Sermon for Pentecost, proper 9A
Here are the readings, and here is an audio link
This is not an Independence Day sermon. Please don’t take that as some sort of political statement, it’s just that I took an ordination vow to preach the Gospel of our Lord Jesus Christ, and important national holidays don’t trump that. I love this country. And the fact that I can preach freely from this pulpit unhindered, and that all of you came here this morning of your own volition, is proof that the United States is a wonder to behold. May all her citizens live into the promises of both freedom and equality, and let us recapture a sense of brotherly love, upon which this country was founded, amen.
This is not an Independence Day sermon.
Our gospel reading today is strange. You’ll notice on the citation of the verses, in your bulletin, that it is from Matthew chapter 11. The verses start at 16 and then go to 19, then there is a break from 20-24, then our reading picks up again at 25 and ends with 30. You should always wonder why that break happens. The breaks in the scripture that our lectionary makes is usually for clarity, but also for politeness. The lectionary is very good about sanitizing the dirty scripture. And please don’t think that this is an innovation of the Episcopal Church, we are just one of the hundreds of millions of Christian communities that is reading this scripture this way this morning.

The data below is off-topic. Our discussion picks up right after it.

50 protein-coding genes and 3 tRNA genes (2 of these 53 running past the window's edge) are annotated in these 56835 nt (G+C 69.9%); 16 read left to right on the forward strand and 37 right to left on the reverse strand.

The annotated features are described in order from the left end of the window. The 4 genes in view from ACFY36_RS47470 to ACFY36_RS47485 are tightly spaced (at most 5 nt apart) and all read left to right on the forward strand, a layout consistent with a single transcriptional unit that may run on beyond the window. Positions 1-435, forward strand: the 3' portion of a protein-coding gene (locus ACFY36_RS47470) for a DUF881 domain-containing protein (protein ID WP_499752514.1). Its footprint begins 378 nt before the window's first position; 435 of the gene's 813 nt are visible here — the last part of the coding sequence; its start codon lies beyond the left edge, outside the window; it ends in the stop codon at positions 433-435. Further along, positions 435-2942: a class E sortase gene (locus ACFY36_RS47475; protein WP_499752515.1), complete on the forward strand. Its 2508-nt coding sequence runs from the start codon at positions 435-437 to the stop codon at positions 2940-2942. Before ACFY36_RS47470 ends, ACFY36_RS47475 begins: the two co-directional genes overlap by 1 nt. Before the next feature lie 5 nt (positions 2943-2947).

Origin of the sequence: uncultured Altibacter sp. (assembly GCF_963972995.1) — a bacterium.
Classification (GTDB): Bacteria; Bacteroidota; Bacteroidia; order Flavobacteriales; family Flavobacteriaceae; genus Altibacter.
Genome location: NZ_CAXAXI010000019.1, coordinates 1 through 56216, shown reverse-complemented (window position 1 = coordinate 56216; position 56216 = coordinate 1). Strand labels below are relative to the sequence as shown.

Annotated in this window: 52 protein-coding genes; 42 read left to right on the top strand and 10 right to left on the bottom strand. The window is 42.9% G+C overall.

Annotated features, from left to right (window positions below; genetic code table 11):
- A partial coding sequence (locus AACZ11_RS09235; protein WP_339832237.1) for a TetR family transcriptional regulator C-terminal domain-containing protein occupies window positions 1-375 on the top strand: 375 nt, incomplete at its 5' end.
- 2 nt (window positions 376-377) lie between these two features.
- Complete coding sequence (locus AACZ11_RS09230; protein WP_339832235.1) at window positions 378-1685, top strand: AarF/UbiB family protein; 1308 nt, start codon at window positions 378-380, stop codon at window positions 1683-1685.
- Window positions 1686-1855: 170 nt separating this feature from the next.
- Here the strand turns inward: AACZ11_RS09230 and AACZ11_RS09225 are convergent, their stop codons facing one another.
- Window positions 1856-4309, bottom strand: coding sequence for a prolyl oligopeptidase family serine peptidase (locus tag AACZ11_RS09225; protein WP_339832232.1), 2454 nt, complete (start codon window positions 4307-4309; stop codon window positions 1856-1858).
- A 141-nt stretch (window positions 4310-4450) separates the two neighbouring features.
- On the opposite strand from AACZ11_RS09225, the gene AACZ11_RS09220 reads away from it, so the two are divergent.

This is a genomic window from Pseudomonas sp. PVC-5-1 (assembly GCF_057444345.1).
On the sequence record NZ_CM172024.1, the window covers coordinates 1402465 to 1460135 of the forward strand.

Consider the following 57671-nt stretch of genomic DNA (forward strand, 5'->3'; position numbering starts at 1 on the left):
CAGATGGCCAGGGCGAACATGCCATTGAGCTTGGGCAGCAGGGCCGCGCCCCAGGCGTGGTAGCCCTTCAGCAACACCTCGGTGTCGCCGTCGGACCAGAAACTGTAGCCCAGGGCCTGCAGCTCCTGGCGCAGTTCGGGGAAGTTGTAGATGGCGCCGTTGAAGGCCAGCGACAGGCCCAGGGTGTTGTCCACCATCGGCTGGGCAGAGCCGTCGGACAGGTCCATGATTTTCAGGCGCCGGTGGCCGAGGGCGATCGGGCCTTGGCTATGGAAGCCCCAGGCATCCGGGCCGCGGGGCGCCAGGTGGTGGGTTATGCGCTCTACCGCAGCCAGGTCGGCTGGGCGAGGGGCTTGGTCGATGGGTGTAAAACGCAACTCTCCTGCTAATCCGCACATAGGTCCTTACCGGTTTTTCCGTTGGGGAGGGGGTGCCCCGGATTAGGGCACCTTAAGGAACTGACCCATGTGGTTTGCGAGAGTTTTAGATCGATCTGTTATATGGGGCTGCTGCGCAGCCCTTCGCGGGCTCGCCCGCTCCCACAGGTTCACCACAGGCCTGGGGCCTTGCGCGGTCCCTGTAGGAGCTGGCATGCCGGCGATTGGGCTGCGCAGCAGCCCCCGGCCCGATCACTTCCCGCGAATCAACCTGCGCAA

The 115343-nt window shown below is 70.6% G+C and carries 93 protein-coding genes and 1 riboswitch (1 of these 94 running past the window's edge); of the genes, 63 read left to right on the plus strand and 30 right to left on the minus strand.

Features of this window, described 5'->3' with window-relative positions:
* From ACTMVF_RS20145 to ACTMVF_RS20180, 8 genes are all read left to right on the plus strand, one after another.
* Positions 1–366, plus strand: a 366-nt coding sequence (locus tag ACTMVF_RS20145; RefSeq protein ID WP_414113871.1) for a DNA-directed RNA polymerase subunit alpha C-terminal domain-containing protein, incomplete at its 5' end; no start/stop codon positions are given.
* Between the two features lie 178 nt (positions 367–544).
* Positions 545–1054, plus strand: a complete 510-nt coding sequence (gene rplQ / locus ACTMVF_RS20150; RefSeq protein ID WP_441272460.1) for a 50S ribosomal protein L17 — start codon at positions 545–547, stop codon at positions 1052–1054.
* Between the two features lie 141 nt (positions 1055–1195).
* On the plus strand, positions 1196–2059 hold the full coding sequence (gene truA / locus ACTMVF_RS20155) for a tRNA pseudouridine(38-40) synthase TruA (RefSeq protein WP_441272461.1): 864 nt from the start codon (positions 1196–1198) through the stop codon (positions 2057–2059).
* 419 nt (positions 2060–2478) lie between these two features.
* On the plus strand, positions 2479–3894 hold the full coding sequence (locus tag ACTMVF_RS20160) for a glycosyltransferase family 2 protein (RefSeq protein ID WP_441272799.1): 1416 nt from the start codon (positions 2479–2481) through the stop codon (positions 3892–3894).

Let’s briefly walk through the scripture and I’ll fill you in on the missing, juicy bits.
First Jesus asks a crowd how he should describe those who are hearing him and seeing his deeds of power. He says that they are like children in the streets, on this side they play music and complain that he is not dancing, on that side they wail and complain that he has not joined in their mourning. Then he says that John came fasting and abstaining from drink and they said he had a demon. Jesus then says that he came drinking and eating and they called him a glutton and that he hung out with the wrong people.
Jesus is expressing what so many of us know: that the only way to be free of accusations of hypocrisy is to do nothing. John is too “spiritual” and Jesus is too “earthy.”
Which brings us to the missing bits in the lectionary today: your bulletin won’t have these parts. Jesus goes on to heap woes upon all the cities in which he did his deeds of power: his miracles. The problem that Jesus sees is that his deeds of power have not produced the expected repentance and amendment of life in those who have seen those deeds. Usually when we think of the miracles of Jesus we see them as proof of his divinity, but from Jesus’ perspective it seems that he wants them to be a catalyst of change, of repentance from sin, from the exploitation of others.